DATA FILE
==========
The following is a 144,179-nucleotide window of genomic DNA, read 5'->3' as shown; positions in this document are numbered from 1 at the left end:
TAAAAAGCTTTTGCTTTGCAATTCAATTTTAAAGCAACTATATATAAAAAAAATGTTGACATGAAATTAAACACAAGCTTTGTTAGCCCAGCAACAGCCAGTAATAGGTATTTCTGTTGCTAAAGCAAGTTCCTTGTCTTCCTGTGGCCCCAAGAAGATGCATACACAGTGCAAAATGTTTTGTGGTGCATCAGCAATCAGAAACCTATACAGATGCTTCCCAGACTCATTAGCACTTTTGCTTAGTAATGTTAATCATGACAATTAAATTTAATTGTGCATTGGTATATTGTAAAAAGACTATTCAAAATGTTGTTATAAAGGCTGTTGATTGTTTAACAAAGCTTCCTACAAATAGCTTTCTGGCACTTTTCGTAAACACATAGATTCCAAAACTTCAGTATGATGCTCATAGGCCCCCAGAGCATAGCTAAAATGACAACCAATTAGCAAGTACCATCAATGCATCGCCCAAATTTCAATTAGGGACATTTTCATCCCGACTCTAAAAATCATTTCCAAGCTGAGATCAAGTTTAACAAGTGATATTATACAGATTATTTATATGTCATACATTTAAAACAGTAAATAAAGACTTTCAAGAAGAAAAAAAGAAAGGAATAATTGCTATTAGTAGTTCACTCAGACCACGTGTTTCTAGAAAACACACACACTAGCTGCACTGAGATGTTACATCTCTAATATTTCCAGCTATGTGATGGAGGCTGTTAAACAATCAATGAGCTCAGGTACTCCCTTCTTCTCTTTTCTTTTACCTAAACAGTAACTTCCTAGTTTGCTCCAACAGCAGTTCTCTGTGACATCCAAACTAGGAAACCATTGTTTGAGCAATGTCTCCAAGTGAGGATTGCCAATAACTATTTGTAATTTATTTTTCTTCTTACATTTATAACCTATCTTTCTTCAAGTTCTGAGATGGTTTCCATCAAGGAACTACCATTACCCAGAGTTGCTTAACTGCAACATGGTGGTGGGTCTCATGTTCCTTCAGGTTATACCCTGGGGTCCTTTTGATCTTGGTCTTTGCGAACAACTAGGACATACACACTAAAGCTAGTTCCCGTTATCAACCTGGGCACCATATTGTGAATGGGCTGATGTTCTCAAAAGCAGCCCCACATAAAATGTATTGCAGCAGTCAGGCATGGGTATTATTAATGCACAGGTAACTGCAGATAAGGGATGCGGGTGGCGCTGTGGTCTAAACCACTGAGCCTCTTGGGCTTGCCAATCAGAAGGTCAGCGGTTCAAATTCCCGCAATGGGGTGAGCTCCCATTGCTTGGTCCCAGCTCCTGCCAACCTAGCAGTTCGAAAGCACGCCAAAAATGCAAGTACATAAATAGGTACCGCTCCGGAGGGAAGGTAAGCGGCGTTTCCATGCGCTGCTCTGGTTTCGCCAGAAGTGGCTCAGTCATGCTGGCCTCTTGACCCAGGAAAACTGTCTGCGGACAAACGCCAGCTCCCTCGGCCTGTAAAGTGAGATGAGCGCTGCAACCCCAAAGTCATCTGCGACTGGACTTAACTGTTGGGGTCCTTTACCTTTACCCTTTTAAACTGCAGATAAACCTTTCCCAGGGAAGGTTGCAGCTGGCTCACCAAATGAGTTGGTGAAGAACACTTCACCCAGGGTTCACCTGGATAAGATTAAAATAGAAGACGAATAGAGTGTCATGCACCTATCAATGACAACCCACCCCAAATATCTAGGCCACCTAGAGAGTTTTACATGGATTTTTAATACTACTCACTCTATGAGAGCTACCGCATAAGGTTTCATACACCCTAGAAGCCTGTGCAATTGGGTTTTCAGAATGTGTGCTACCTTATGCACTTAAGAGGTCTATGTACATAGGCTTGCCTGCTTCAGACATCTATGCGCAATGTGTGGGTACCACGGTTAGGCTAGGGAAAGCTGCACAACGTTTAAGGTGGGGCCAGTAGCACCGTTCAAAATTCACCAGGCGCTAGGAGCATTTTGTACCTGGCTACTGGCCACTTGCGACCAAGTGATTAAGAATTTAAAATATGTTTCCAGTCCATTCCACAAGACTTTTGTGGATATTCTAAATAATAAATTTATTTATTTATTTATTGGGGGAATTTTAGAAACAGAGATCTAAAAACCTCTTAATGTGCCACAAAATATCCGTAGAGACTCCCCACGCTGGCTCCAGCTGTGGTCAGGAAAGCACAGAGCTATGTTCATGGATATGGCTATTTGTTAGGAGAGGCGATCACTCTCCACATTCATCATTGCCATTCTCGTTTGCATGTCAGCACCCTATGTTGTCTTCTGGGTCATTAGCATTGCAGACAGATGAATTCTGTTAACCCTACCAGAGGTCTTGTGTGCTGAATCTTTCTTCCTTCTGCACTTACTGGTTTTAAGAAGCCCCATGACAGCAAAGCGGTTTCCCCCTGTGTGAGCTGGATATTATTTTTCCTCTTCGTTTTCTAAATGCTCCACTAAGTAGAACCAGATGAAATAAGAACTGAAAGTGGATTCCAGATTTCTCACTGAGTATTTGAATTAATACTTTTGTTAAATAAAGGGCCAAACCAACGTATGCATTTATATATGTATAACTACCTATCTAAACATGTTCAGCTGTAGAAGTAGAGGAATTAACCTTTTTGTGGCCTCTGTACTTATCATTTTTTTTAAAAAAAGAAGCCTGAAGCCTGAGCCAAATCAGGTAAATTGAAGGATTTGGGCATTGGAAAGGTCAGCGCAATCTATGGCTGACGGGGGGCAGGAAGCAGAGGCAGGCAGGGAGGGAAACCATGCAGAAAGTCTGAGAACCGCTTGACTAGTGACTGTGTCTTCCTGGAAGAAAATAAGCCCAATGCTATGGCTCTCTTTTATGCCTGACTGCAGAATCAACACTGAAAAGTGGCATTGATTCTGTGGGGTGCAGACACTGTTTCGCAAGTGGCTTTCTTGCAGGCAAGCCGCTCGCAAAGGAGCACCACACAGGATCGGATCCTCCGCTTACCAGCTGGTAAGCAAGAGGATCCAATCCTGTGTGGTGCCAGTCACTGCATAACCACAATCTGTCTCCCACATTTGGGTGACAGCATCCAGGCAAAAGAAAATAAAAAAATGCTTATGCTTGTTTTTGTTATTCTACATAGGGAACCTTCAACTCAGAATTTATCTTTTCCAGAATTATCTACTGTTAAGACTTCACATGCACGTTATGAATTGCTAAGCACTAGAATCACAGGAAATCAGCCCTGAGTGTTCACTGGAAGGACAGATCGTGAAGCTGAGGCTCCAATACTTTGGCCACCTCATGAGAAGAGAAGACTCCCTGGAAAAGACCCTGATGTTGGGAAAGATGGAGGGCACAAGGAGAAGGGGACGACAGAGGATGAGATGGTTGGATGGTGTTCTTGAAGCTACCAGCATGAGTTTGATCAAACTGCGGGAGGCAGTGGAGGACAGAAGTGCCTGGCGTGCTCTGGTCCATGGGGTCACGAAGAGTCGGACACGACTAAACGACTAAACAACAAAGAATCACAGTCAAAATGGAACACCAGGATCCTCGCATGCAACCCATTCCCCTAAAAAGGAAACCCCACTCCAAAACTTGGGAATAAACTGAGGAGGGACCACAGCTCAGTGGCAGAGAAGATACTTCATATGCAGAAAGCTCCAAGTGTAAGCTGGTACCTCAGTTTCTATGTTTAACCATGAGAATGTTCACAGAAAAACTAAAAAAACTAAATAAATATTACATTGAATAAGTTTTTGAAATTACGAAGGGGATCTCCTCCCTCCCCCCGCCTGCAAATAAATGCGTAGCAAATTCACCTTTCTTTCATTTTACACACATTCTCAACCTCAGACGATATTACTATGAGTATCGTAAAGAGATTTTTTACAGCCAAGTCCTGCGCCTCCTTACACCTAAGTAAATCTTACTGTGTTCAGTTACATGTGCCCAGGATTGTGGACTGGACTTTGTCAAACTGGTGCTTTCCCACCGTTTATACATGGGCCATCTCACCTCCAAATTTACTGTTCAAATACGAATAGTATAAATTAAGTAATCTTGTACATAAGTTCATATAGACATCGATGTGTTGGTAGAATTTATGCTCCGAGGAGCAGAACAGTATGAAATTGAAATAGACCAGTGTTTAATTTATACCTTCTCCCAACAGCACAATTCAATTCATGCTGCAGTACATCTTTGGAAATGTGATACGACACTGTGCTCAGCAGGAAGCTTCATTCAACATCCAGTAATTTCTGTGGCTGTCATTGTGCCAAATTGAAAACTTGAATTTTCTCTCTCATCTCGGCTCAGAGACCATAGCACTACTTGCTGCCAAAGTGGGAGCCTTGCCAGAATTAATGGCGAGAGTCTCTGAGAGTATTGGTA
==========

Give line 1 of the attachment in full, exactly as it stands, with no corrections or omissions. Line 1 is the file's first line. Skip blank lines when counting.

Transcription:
The following is a 144,179-nucleotide window of genomic DNA, read 5'->3' as shown; positions in this document are numbered from 1 at the left end: